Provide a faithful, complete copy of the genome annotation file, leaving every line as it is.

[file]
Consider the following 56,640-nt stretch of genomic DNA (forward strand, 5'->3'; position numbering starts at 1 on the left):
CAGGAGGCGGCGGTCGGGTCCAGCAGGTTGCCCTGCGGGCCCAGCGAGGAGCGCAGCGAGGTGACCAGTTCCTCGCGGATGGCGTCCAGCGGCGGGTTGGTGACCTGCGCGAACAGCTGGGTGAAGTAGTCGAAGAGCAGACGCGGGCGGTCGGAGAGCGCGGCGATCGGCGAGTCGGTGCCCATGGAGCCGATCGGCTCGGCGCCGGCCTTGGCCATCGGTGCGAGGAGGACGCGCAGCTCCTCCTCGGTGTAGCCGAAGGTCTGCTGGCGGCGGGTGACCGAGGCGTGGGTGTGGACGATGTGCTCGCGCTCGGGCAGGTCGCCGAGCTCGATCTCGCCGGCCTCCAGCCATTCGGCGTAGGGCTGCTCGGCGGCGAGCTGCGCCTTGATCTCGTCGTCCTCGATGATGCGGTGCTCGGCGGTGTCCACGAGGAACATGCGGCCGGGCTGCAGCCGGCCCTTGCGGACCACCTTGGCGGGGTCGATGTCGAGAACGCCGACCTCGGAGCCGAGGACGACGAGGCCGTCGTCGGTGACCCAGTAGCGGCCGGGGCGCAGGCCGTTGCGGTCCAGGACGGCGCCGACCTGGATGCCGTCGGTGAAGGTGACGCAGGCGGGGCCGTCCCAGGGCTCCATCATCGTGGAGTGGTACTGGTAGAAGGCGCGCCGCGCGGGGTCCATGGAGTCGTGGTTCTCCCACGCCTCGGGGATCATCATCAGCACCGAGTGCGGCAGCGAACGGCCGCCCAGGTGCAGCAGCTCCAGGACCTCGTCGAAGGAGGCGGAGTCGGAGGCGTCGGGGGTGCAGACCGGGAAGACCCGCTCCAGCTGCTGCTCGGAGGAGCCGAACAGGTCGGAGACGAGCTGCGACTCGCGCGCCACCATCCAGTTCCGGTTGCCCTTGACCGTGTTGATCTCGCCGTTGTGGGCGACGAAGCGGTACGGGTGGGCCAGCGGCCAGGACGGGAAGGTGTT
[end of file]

Consider the following 56,640-nt stretch of genomic DNA (forward strand, 5'->3'; position numbering starts at 1 on the left):
CAGGAGGCGGCGGTCGGGTCCAGCAGGTTGCCCTGCGGGCCCAGCGAGGAGCGCAGCGAGGTGACCAGTTCCTCGCGGATGGCGTCCAGCGGCGGGTTGGTGACCTGCGCGAACAGCTGGGTGAAGTAGTCGAAGAGCAGACGCGGGCGGTCGGAGAGCGCGGCGATCGGCGAGTCGGTGCCCATGGAGCCGATCGGCTCGGCGCCGGCCTTGGCCATCGGTGCGAGGAGGACGCGCAGCTCCTCCTCGGTGTAGCCGAAGGTCTGCTGGCGGCGGGTGACCGAGGCGTGGGTGTGGACGATGTGCTCGCGCTCGGGCAGGTCGCCGAGCTCGATCTCGCCGGCCTCCAGCCATTCGGCGTAGGGCTGCTCGGCGGCGAGCTGCGCCTTGATCTCGTCGTCCTCGATGATGCGGTGCTCGGCGGTGTCCACGAGGAACATGCGGCCGGGCTGCAGCCGGCCCTTGCGGACCACCTTGGCGGGGTCGATGTCGAGAACGCCGACCTCGGAGCCGAGGACGACGAGGCCGTCGTCGGTGACCCAGTAGCGGCCGGGGCGCAGGCCGTTGCGGTCCAGGACGGCGCCGACCTGGATGCCGTCGGTGAAGGTGACGCAGGCGGGGCCGTCCCAGGGCTCCATCATCGTGGAGTGGTACTGGTAGAAGGCGCGCCGCGCGGGGTCCATGGAGTCGTGGTTCTCCCACGCCTCGGGGATCATCATCAGCACCGAGTGCGGCAGCGAACGGCCGCCCAGGTGCAGCAGCTCCAGGACCTCGTCGAAGGAGGCGGAGTCGGAGGCGTCGGGGGTGCAGACCGGGAAGACCCGCTCCAGCTGCTGCTCGGAGGAGCCGAACAGGTCGGAGACGAGCTGCGACTCGCGCGCCACCATCCAGTTCCGGTTGCCCTTGACCGTGTTGATCTCGCCGTTGTGGGCGACGAAGCGGTACGGGTGGGCCAGCGGCCAGGACGGGAAGGTGTT